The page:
You are acting with two heroines, Ananya and Sanam Shetty. What was that like?

It was fabulous. Ananya is very expressive. She has acted in a lot of movies and she is one of the most amazing persons I have met. Sanam was also good to work with.


Image: A scene from Intinta Annammayya


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'People have started recognising me'

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Keeravani has composed music for this film. He's created wonderful fusion music...

He has done a fabulous job. If you see the amount of research he has done for this film, it is amazing. There are some 32,000 odd kirtanas of Annammayya and out of that they did research to select songs apt for the situations in the film.

They had to mix and match the songs and also ensure people don't get offended. Classical music is mixed with fusion music. It's very carefully woven in.

One thing about Keeravani garu is he speaks his mind. It was fun to interact with him and there was a lot I could learn from him.

The city is painted with posters of you. How does it feel?

(Laughs) It's something new for me. I am a quiet kind of guy, never coming out much. Because of the billboards, a lot of people recognise me.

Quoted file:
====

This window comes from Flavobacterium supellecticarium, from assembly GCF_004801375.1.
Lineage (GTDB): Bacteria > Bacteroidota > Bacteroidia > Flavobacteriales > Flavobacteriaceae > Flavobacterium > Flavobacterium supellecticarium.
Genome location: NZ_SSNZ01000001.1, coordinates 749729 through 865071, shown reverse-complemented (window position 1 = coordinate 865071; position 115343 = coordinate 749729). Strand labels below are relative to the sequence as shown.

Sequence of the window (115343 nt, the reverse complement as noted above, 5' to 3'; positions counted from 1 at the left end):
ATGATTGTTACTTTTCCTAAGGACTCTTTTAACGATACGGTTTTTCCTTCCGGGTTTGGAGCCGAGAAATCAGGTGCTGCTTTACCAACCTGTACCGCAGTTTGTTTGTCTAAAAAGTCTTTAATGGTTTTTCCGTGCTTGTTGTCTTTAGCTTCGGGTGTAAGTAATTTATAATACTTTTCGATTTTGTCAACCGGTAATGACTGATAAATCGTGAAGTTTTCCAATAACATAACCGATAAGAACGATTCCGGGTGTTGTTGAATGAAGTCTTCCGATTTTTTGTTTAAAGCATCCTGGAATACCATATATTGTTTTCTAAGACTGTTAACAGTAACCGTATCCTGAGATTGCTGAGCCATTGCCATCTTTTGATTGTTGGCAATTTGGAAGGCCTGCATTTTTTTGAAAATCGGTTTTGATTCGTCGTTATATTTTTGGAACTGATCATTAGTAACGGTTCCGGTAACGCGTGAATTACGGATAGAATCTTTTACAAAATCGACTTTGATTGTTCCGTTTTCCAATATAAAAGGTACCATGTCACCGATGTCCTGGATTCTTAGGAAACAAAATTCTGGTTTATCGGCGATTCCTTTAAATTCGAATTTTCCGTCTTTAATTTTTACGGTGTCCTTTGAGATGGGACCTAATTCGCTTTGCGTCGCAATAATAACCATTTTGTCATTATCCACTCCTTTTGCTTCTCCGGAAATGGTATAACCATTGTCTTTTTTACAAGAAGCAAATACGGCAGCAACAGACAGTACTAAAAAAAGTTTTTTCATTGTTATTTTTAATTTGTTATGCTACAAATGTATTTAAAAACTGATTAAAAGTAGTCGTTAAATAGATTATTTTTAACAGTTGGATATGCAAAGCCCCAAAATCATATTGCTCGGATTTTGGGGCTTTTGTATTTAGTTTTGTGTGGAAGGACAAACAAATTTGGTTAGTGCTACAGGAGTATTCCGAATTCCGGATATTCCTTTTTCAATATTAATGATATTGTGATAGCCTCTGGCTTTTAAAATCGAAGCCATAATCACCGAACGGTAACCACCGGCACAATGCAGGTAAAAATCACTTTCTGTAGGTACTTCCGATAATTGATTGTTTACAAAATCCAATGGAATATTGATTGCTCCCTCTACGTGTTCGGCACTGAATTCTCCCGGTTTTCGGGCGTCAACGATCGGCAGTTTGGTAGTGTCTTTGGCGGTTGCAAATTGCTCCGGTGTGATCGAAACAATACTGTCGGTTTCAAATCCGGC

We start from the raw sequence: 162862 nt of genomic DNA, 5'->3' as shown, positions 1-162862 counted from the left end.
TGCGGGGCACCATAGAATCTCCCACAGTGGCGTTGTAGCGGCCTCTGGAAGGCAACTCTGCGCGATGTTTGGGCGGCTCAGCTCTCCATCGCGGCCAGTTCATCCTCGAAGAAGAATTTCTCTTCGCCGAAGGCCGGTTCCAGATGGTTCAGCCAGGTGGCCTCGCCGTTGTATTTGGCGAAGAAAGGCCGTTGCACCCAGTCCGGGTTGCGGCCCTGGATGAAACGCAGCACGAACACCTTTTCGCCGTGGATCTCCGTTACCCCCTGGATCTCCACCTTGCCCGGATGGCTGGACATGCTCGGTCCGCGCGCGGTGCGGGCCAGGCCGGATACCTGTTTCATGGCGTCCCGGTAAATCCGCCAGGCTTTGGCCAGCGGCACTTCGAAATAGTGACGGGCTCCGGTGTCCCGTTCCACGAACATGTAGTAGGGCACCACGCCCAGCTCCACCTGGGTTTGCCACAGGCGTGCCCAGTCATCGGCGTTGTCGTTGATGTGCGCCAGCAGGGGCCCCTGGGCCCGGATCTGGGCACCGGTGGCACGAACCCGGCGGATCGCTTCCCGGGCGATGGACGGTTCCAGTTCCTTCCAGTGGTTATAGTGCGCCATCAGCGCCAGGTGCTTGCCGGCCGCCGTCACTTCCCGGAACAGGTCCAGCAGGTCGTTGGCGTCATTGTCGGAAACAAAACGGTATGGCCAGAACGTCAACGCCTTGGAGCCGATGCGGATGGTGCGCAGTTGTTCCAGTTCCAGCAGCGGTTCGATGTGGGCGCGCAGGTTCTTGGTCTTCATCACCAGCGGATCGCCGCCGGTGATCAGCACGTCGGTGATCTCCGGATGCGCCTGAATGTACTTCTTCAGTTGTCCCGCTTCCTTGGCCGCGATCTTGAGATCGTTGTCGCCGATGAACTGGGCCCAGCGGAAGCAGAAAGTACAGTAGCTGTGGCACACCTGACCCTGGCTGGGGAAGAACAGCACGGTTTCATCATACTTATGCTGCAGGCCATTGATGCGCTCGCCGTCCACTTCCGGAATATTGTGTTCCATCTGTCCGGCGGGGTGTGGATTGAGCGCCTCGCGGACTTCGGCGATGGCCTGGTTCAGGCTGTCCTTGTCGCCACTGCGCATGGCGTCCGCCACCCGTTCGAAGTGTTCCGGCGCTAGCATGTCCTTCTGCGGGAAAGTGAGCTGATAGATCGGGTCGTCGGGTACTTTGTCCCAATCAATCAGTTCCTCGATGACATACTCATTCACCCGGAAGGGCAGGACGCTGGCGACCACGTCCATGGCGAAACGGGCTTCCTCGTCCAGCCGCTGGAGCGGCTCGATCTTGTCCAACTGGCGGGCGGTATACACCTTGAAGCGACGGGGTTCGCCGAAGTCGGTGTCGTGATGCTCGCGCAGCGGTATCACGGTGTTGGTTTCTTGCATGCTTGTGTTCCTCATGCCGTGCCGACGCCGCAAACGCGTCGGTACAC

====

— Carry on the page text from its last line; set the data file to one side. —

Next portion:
I have to give it to the producer for doing the publicity. It's also about putting the movie out, which is important.

It's good to be known. I am looking forward to D-day.  

Do you want to continue acting?

Why not? If creative subjects keep coming my way I am keen to do them. But I am not going to leave travelling and writing articles.

What do you like to do in your free time besides travelling and writing?

I normally go surfing. It's one of the happiest things I do. When in India, it's about catching up on lots of books, learning different things.

While shooting in Vizag, I was happy to meet Bharadwaj from Andhra Pradesh who had travelled the globe on a bike. The kind of pictures he had, the stories and videos, were fabulous.


Image: A scene from Intinta Annammayya